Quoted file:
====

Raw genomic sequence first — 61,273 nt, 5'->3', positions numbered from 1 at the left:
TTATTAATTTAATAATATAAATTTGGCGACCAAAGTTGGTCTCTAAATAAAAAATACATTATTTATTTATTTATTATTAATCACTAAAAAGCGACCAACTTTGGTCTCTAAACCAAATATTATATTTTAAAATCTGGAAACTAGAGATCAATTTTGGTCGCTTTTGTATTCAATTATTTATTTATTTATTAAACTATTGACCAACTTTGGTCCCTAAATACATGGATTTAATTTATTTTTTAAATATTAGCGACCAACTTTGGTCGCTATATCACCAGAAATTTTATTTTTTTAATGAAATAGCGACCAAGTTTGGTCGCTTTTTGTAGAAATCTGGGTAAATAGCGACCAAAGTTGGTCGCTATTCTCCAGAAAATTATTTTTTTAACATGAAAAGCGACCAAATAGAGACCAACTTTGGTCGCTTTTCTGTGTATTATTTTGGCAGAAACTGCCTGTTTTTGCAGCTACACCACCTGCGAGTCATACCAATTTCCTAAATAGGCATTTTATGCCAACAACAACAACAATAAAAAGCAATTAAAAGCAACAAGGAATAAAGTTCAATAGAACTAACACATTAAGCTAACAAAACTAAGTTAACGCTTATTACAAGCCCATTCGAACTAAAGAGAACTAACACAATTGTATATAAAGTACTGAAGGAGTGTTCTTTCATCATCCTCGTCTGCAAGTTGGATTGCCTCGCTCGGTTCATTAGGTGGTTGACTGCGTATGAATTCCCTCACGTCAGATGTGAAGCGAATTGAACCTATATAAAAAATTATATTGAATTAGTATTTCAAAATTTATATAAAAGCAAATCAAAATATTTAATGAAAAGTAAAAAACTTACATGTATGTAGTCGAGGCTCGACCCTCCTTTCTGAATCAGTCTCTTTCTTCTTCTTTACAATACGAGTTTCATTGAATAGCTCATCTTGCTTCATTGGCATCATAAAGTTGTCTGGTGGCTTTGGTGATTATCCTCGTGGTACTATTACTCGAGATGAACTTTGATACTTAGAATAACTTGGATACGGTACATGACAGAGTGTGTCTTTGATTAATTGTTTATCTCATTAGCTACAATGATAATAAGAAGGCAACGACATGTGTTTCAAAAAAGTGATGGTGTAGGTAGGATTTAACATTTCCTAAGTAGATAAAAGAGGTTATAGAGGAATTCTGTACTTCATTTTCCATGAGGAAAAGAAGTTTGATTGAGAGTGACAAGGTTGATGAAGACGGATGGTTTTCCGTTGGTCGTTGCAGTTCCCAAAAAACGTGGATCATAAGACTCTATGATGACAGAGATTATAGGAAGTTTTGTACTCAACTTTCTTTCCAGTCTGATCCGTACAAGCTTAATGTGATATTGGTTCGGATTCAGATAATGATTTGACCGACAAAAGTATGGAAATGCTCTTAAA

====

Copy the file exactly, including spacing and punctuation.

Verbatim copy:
Raw genomic sequence first — 61,273 nt, 5'->3', positions numbered from 1 at the left:
TTATTAATTTAATAATATAAATTTGGCGACCAAAGTTGGTCTCTAAATAAAAAATACATTATTTATTTATTTATTATTAATCACTAAAAAGCGACCAACTTTGGTCTCTAAACCAAATATTATATTTTAAAATCTGGAAACTAGAGATCAATTTTGGTCGCTTTTGTATTCAATTATTTATTTATTTATTAAACTATTGACCAACTTTGGTCCCTAAATACATGGATTTAATTTATTTTTTAAATATTAGCGACCAACTTTGGTCGCTATATCACCAGAAATTTTATTTTTTTAATGAAATAGCGACCAAGTTTGGTCGCTTTTTGTAGAAATCTGGGTAAATAGCGACCAAAGTTGGTCGCTATTCTCCAGAAAATTATTTTTTTAACATGAAAAGCGACCAAATAGAGACCAACTTTGGTCGCTTTTCTGTGTATTATTTTGGCAGAAACTGCCTGTTTTTGCAGCTACACCACCTGCGAGTCATACCAATTTCCTAAATAGGCATTTTATGCCAACAACAACAACAATAAAAAGCAATTAAAAGCAACAAGGAATAAAGTTCAATAGAACTAACACATTAAGCTAACAAAACTAAGTTAACGCTTATTACAAGCCCATTCGAACTAAAGAGAACTAACACAATTGTATATAAAGTACTGAAGGAGTGTTCTTTCATCATCCTCGTCTGCAAGTTGGATTGCCTCGCTCGGTTCATTAGGTGGTTGACTGCGTATGAATTCCCTCACGTCAGATGTGAAGCGAATTGAACCTATATAAAAAATTATATTGAATTAGTATTTCAAAATTTATATAAAAGCAAATCAAAATATTTAATGAAAAGTAAAAAACTTACATGTATGTAGTCGAGGCTCGACCCTCCTTTCTGAATCAGTCTCTTTCTTCTTCTTTACAATACGAGTTTCATTGAATAGCTCATCTTGCTTCATTGGCATCATAAAGTTGTCTGGTGGCTTTGGTGATTATCCTCGTGGTACTATTACTCGAGATGAACTTTGATACTTAGAATAACTTGGATACGGTACATGACAGAGTGTGTCTTTGATTAATTGTTTATCTCATTAGCTACAATGATAATAAGAAGGCAACGACATGTGTTTCAAAAAAGTGATGGTGTAGGTAGGATTTAACATTTCCTAAGTAGATAAAAGAGGTTATAGAGGAATTCTGTACTTCATTTTCCATGAGGAAAAGAAGTTTGATTGAGAGTGACAAGGTTGATGAAGACGGATGGTTTTCCGTTGGTCGTTGCAGTTCCCAAAAAACGTGGATCATAAGACTCTATGATGACAGAGATTATAGGAAGTTTTGTACTCAACTTTCTTTCCAGTCTGATCCGTACAAGCTTAATGTGATATTGGTTCGGATTCAGATAATGATTTGACCGACAAAAGTATGGAAATGCTCTTAAA